Women have always been part of whisky, whether it is scotch, bourbon, or Irish whiskey. They have been a leading force in liquid development and beyond, and we need to tell their stories. We keep walking on paths created by legendary women, seeking inspiration from the likes of Elizabeth Cumming who distilled at Cardhu in the 1820s until well into her old age. In our time, there are three incredible women making waves at the Roe & Co. Distillery in Dublin, Ireland. Hayley Millner (Brand Manager), Lorna Hemy (Master Distiller), and Caroline Martin (Master Blender). Their skills have come together to craft a wonderful Irish expression in Roe & Co. and an inclusive, welcoming space in the distillery itself.

The Johnnie Walker blending team is full of inspiring women, most of whom are scientists who are working every day to create new blends in never-seen-before flavor profiles. If I look to the very top of Diageo, 55 percent of our board are women setting a great tone for the organization. The future of women in this industry is simple: Let’s together share stories, celebrate success, and encourage an open, vibrant whisky community around the world.

Sailor:

I believe this is a symptom of what the world looked like and still looks like in many cases. I also believe it was a space where men didn’t want women. Women weren’t invited to be whiskey drinkers, so why would women be invited to work in the industry or have any ownership in the industry? Whiskey has been seen as a man’s drink, it’s been marketed (and still is) to men and thought to be drunk only by men.

Becky:

Although women have always been involved in the creation of whisky and have enjoyed drinking it for centuries, whisky has historically been heavily marketed exclusively toward men. During the 1950s-1980s a lot of whisky marketing heavily sexualized and objectified women, promoting whisky as a “boy’s club” drink enjoyed in dimly-lit libraries under clouds of smoke. Some brands’ misguided attempts to appeal to women have been to advertise whisky as “mellow” or “so soft even a woman would enjoy it.” That perception has taken root, and even today many women simply don’t consider whisky as a drink they would enjoy.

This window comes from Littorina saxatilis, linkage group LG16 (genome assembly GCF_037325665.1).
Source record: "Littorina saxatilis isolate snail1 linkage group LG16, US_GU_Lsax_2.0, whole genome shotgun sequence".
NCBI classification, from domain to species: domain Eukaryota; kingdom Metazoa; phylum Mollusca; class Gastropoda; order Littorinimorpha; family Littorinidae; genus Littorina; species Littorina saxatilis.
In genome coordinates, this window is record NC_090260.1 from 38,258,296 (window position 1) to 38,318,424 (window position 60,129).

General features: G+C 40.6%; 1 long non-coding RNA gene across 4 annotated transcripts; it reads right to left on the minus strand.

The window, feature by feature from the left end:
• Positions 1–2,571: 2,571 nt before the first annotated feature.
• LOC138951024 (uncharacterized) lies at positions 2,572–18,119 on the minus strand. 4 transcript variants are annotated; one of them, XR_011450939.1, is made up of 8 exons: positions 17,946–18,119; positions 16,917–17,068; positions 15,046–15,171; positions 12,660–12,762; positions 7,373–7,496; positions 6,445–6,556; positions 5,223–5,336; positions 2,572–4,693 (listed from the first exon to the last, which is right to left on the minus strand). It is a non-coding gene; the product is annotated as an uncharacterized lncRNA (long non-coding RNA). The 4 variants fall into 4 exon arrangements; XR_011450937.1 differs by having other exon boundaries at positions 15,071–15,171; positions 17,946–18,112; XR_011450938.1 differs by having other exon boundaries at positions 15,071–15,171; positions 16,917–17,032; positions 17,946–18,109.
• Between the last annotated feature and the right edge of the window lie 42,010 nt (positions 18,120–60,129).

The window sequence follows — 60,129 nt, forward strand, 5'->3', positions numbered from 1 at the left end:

Marianne:

Some of it is conditioning. Some of it is access. I think some of it is just the nature of how our industry evolves. Whiskey matures slowly and apparently so do the heritage and traditions in our industry. When I made the move from Brown-Forman to Castle & Key there were so many people — mostly consumers (both women and men) — that were very publicly questioning my “right” and ability to hold the title. Also, within the industry there was resistance from one of the big distillery interest organizations, that suggested I wasn’t “allowed” to take the title because it wasn’t handed to me by one of the old white men that had been “knighted” as a master distiller decades before. However, there were other master distillers that really embraced me and encouraged me, and that was what I chose to focus on.

Even if you haven’t faced challenges personally, what are some hurdles you’ve heard about your peers having to overcome as women in whiskey?

Jenna:

I consider hurdles to be life experience. I enjoy climbing mountains, and if that was easy, I probably wouldn’t get so much satisfaction from it. I tend to think the same about all other obstacles. I have experienced being cut off on panels, been asked inappropriate or unnecessarily complex lines of questioning, and not been taken seriously. I choose to learn from frustration. I don’t have all the answers, but I do have the drive to find them out and share my knowledge even further.

I find change can be driven through interaction. Recently I met a man at a friend’s home who said he would offer me a drink, but it was whisky. I laughed, we chatted, and by the end of the conversation, he was keen to discover Lagavulin and impatient to find out more about Port Ellen. By opening our minds and having honest conversations, we drive diversity.